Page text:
Written by Staff Writer for CNN London, Linda Massarella
A hearing-impaired football team in California is challenging perceptions about deaf and hard-of-hearing people in the mainstream American sports world, with a gritty campaign that seeks to harness their shared passion and create exciting opportunities.
‘You can’t just fix it when you die’
Scholarshiped by established deaf colleges such as the University of California, Los Angeles (UCLA), the Davis ASL (Advanced Spelling Language Association) Deaf Football Team has forged a unique relationship with local sportscasters as part of a broader campaign to boost their profile.
“It’s a great opportunity for us to reach deaf kids and deaf families to get involved in the Deaf community, and also to expose deaf people to the sport of football,” said Senla Ronquillo, ASL football team member and former head volleyball coach.
ASL’s annual rivalry game with the Washington State University team has become a popular tradition. CNN’s Lauren Lean
Paul Olvera, an ASL football team player and former kicker on the UCLA College Cheerleading squad, said: “We wanted to create awareness in the deaf community to get more kids in to sports and show them that deaf people can play sports too.”
Ultimately, ASL coach Matt Wood said: “People view us as small community — deaf people tend to relate to some deaf community, but when you have deaf versus hearing people come together they tend to see us as only one side.
“We’re a football team and we’re a well-trained team, but we’re deaf, we don’t speak English. We’re the underdog all the time.”
Perception and perception
Wood says that following ASL’s first regular season matchup against Washington State University in October 2016, they made a promise to themselves to make another “great game” the following season.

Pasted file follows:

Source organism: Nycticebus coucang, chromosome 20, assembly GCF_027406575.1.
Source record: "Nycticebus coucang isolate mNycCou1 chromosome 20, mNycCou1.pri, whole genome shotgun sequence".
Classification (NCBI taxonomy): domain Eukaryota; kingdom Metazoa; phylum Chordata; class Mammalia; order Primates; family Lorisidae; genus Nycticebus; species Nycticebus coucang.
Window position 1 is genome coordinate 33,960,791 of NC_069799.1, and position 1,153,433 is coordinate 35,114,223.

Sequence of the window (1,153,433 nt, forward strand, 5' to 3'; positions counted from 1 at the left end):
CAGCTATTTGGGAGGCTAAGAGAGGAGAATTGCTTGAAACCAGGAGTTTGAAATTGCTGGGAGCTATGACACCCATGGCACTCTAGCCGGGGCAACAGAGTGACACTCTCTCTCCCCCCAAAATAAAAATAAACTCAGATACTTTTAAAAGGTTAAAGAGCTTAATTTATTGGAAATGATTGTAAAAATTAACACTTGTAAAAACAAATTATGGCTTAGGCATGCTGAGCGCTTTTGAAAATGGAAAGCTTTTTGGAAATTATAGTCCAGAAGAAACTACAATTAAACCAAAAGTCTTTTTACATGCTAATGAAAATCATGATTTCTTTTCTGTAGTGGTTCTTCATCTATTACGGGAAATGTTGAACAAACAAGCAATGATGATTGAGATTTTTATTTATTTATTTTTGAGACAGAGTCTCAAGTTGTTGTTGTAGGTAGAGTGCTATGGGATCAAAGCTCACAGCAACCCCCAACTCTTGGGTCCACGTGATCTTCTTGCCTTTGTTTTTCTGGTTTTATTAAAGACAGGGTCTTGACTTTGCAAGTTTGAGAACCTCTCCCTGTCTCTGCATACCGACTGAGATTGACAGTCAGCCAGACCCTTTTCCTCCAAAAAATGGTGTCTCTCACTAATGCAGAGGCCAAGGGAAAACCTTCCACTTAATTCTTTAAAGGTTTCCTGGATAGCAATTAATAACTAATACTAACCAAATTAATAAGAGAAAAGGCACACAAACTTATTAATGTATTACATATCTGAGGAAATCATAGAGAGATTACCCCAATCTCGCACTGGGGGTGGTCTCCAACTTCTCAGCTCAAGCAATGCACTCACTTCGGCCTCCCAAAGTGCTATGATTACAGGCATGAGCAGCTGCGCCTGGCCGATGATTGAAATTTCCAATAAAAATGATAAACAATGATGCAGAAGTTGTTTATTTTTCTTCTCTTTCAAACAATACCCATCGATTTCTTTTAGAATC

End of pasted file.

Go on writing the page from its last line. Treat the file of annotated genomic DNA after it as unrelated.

“We start this year with the same goal, and once we start moving on like that, the culture is created. I think that’s the biggest thing,” said Wood.
Packed sold-out crowds began to form outside the stadium’s gates in anticipation of the home game.
The Davis ASL Deaf Football Team face San Jose State University in a game with West Point military academy in 2017. CNN’s Lauren Lean
“I mean, I grew up playing. It was frustrating to have my friends in the front row not in our section … I hope it’ll be people who don’t have deaf friends and maybe they will come out.”
The participants in the Davis ASL Deaf Football team tend to find their front rows filled with family, friends and supporters of other deaf people. It’s an increasingly common phenomenon among deaf and hard-of-hearing groups, with deaf and hard-of-hearing players from a variety of college and high school teams joining together as a sort of unofficial “national team.”
The full national team of ASL football players between the ages of 18-24 was only formed earlier this year.
“It’s a lot of hours invested in getting the vision and the passion across. You just can’t just fix it when you die,” said Wood.
Deaf communities, community leaders
The four on the team are sometimes paid some compensation as their playing time increases, although their commitment to the sport is always first and foremost.
“I don’t see how we could be more attached to our sports team,” said U.S. Deaf Athletics Association president Patricia Rosa Lopez. “We’re team players.”
One contributor to the Davis ASL team’s success has been Ruwan Weerasekera, the South African-born former ESPN broadcaster who met the team players while hosting national television broadcasts of the 2015 South African Deaf Football Championship.
Social media for deaf people
“The message is that you don’t have to be spoken for; you can be heard for,” said Weerasekera. “This transcends even baseball — I mean, it’s been decades since baseball has been embraced by hearing communities.
“When you have a deaf and hard-of-hearing team and they have the same passion, then that’s OK. Deafness is OK. We just want you to understand it.”
The Davis ASL Deaf Football Team faces USC University in 2014. CNN’s Lauren Lean
Alicia Marshall, an ASL football team member and former University of California, Santa Barbara, graduate, said that the key to success for ASL football is offering a simple alternative to dominant spectator sports.
“We rely on getting as many eyeballs as possible, especially over the deaf community,” said Marshall. “We’re raising the issue of deaf athletics. We’re often seen as an untapped resource that you can use to your advantage.”